5 Questions to Answer Before Setting Your New Year's Resolutions

New year's resolutions are useful primarily because they represent your ability to do two things:

1. Think about living your life in a purposeful, goal-oriented way.

2. Believe you can change for the better.

These two skills are valuable beyond words. Make them a part of every month - not just January. Following are five useful questions to ask yourself before you work on your NYRs.

1. Am I coachable?

2. Do I really want to engage in the hard work of meaningful change?

3. Do I have a crystal clear understanding of what is most important to me, my work life and my family?

4. Have I thoroughly audited my time spent in the past year and categorized these actions into two groups - useful and non-useful?

5. Who do I need to begin, strengthen or dissolve a relationship with to improve the quality of my life, my work and the lives of those important to me?

The process of answering these questions will bless you with the invaluable insight necessary to set realistic, challenging, value-driven and focused new year's resolutions.

To be resolute in beliefs, goals and actions... that should be your job #1 in 2011. Good luck and may next year be your best one yet.

Rhett (Twitter - @yns1)

- Posted from my back porch office using my iPhone 4.

Location:Winding Lake Cir,Arcadia,United States


Skill Assessment: Your Leadership Fingerprint

Your influence as a leader is your leadership fingerprint. It defines who you are as a manager of people and projects. A recent meeting with a client organization highlighted a short list of behaviors you do not want defining your influence. While brainstorming a project idea with my client's work team, the division leader came in. We needed the leader's approval before we could move forward. What happened next was a disheartening display of ineffective leadership...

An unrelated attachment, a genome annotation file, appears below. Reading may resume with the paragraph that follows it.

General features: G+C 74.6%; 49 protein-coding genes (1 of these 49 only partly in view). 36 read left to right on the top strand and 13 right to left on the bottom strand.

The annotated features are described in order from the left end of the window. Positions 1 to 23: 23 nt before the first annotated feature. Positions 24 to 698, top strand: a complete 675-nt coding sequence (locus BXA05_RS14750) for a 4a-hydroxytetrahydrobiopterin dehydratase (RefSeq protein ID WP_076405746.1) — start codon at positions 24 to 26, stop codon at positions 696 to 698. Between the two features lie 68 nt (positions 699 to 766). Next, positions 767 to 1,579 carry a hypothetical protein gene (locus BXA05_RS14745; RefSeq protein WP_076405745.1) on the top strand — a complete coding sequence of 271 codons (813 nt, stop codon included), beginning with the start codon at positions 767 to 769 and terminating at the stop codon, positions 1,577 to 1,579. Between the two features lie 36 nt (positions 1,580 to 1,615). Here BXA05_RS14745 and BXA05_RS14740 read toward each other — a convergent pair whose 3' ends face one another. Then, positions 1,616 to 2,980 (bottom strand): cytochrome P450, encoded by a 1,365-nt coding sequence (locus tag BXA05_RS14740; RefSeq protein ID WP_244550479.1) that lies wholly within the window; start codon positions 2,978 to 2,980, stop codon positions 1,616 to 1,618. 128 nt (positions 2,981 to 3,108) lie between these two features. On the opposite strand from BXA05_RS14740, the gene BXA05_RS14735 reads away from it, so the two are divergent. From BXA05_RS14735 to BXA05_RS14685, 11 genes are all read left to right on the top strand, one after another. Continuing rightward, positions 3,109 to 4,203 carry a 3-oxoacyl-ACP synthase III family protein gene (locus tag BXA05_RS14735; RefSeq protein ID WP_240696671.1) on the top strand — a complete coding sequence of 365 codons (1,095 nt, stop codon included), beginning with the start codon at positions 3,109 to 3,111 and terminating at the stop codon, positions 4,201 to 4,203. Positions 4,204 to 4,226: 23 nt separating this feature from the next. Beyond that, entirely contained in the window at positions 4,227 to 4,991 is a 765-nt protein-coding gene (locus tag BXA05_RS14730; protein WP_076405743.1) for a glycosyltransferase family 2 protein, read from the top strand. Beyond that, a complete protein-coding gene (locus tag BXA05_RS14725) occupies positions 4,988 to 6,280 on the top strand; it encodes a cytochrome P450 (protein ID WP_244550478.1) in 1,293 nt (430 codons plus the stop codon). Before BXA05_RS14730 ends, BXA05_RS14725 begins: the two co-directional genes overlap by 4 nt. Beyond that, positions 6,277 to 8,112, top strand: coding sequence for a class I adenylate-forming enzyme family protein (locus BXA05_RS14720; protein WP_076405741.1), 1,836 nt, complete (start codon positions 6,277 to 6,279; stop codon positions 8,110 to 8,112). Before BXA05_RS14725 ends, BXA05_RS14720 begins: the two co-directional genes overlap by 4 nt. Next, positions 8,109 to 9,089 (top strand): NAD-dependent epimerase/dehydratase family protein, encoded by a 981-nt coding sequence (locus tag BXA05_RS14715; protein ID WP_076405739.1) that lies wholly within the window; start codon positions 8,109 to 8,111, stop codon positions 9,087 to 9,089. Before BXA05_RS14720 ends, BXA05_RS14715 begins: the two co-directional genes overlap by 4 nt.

Behaviors to Avoid as a Leader:

1. He stared at his cell phone the entire time. He used it to check something at the start of the interaction, but then continued to handle it and focus on it. (You need your eyes and attention on the people, ideas and process in the room.)

2. He never asked probing questions to learn more about our ideas. He also never asked for the up sides of the project. He only repeated the down sides. (You need to exude optimism and a supportive, creative energy during brainstorming sessions. Especially when your team's ideas and enthusiasm are at stake.)

3. He immediately told us the idea wouldn't work and repeated that mantra the entire time. (You need to be realistic and practical, but add as many positive ideas to the discussion as you can. Then if things aren't panning out, massage the discussion to "meet in the middle" ideas.)

4. He never sat down to engage in a conversation. He stood, talked at us and then left. (You have an immediate barrier when you walk in - i.e. boss vs. team. This barrier creates negative outcomes (intimidation, average ideas, muted creativity, etc.) unless you break it down and level the emotional and hierarchy playing field. Have a seat and join in.)

5. He never gave an official answer. He relied on the "read through the lines" approach of decision making. (You ultimately need to make a decision. Sometimes on the spot. Make it with class and a spirit of "we did this together".)

Being the leader isn't easy. It's even more difficult when your influence strategies are broken. Examine your style and your methods. If they include any of these, make a change. Your team is silently begging you to.

Remember, it's not about you. It's not even about them. It's about the work. Make it great.